How to catch Linux system intruders


After installing the Tripwire packages, you'll be presented with the Tripwire configuration wizard. The first question asks whether you want to create or use your site passkey. This is the unique encryption key that's used to generate the checksum information for your files, and Tripwire uses two – one for files that are only going to be used on the installation machine (such as the Tripwire configuration files themselves), and another for files that may be accessed and used on other machines across a network. The next page of the wizard will ask you for these.

However, there is a caveat. If someone else has a copy of the same keys, they can potentially create files that appear authentic. There's a slight security risk with keys generated by the Debian installer, so if you're in any doubt about the security of your system, you should generate the keys manually (see the next paragraph for how to do this). Otherwise, continue with the next page of the wizard, enter long phrases that you can easily remember for both configuration keys and let the set-up wizard generate the configuration file.

To generate both the local and server keys manually, open a terminal and switch to using the System Administrator's account. Type the following (Ubuntu users should precede both lines with 'sudo'):

twadmin -m G -S /etc/Tripwire/site.key
twadmin -m G -L /etc/Tripwire/ hostname-local.key

You should replace 'hostname' in the second command with your machine's hostname. In Ubuntu, this is the word that comes after the 'username@' symbol in the command line. In both cases, you'll be asked for a passphrase to generate the key. You need to use these keys to encrypt the two configuration files used by Tripwire, both of which reside in the '/etc/Tripwire' directory in plain text – which is why they have the '.txt' extension. Encrypt the first by typing the following command:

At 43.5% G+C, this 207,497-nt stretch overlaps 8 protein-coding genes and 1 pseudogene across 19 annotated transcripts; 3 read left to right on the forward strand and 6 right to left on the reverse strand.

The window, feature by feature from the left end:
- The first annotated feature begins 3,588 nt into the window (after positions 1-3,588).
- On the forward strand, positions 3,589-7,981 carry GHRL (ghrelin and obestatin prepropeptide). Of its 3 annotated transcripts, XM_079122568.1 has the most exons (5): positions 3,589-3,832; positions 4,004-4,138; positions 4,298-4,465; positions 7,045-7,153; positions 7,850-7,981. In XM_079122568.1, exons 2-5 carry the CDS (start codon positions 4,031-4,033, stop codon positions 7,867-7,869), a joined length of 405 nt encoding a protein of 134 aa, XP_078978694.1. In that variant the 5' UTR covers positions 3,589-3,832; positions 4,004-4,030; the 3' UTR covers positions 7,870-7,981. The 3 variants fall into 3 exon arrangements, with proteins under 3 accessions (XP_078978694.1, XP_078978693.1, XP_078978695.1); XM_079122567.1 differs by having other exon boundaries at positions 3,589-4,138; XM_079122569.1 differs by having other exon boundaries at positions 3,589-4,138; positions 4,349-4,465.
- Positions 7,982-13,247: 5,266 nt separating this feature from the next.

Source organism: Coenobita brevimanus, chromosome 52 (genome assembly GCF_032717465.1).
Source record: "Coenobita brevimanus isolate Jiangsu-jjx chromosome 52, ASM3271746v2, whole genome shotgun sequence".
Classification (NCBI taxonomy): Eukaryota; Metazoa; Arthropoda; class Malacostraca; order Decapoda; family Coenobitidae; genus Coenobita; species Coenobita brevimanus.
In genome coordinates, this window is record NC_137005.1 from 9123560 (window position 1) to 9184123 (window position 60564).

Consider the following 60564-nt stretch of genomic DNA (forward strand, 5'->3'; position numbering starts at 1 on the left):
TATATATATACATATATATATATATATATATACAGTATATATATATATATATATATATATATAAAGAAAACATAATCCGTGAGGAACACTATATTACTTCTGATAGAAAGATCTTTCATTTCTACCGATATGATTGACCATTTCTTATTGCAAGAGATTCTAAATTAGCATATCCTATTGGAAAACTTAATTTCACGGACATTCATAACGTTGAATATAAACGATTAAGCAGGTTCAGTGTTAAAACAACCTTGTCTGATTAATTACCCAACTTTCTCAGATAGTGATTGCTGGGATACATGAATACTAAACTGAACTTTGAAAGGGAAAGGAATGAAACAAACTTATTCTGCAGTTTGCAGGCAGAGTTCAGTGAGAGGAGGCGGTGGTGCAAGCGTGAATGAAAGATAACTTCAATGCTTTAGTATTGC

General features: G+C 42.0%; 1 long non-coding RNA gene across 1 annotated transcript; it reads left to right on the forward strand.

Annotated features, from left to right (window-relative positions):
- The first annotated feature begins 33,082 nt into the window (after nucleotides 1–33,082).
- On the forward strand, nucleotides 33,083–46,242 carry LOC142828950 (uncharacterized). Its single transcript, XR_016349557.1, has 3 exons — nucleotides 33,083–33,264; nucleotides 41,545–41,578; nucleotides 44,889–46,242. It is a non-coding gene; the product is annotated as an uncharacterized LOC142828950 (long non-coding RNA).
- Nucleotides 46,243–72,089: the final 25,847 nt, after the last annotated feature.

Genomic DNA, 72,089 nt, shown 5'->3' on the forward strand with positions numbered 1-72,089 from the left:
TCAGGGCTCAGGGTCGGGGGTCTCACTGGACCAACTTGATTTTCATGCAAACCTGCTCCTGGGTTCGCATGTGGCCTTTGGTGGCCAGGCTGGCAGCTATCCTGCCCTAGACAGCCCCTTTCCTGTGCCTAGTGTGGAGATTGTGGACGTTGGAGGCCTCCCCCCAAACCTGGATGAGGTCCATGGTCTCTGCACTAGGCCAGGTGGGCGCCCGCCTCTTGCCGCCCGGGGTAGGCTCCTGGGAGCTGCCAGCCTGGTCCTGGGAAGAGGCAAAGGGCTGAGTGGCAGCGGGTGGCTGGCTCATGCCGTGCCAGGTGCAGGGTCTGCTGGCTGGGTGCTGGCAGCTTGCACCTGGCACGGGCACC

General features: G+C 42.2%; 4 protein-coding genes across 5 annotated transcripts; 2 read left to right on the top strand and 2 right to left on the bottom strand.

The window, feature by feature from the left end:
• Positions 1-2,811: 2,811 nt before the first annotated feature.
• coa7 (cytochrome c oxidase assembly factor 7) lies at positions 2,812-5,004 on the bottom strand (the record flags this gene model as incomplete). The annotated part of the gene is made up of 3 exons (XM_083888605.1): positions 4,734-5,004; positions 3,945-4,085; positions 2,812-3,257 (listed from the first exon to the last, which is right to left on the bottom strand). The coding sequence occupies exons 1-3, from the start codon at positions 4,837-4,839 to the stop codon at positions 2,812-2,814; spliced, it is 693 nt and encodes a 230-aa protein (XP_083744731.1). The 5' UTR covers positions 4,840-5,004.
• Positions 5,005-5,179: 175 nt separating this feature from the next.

cd /etc/Tripwire
twadmin -m F -S site.key twcfg.txt
Enter pass phrase:

As you can see in the above commands, you will be asked for your passkey, and you will need to enter the passphrase that you used to generate the server-side key earlier. The second configuration file that we need to encrypt is called 'twpol.txt' . This is Tripwire's policy file, and it contains all of the policies and rules used by Tripwire to govern its file protection. Debian/Ubuntu creates a default set of policies that should be more than adequate for most installations. If you take a look at the policies themselves, you will see small sections of code that look like the example given below:

rulename = "Critical system boot files",
severity = $(SIG_HI)

The syntax above is relatively straightforward, if a little verbose. The section above is protecting critical system boot files, as explained in the rule name. You can see which directories specifically in the lower section.

The boot directory contains both Grub and the Linux boot loader. A rootkit or trojan that changes any files here could cause serious damage. The '/lib/modules' directory contains all the kernel drivers for your system. A subtle change to the modules here could cause all kinds of subtle and not so subtle havoc. For this reason, both directories have been given a severity of SIG_HI, which is the strongest possible signal from Tripwire that something is wrong.

Earlier on in the configuration file, SIG_HI is given a point score of 100. If you have directories and files that aren't part of a standard Ubuntu installation, and these need to be protected, then you'll need to create your own policies for those locations. After you've finished looking at the policy file, it's time to encrypt it as we did the first one. Just type the following: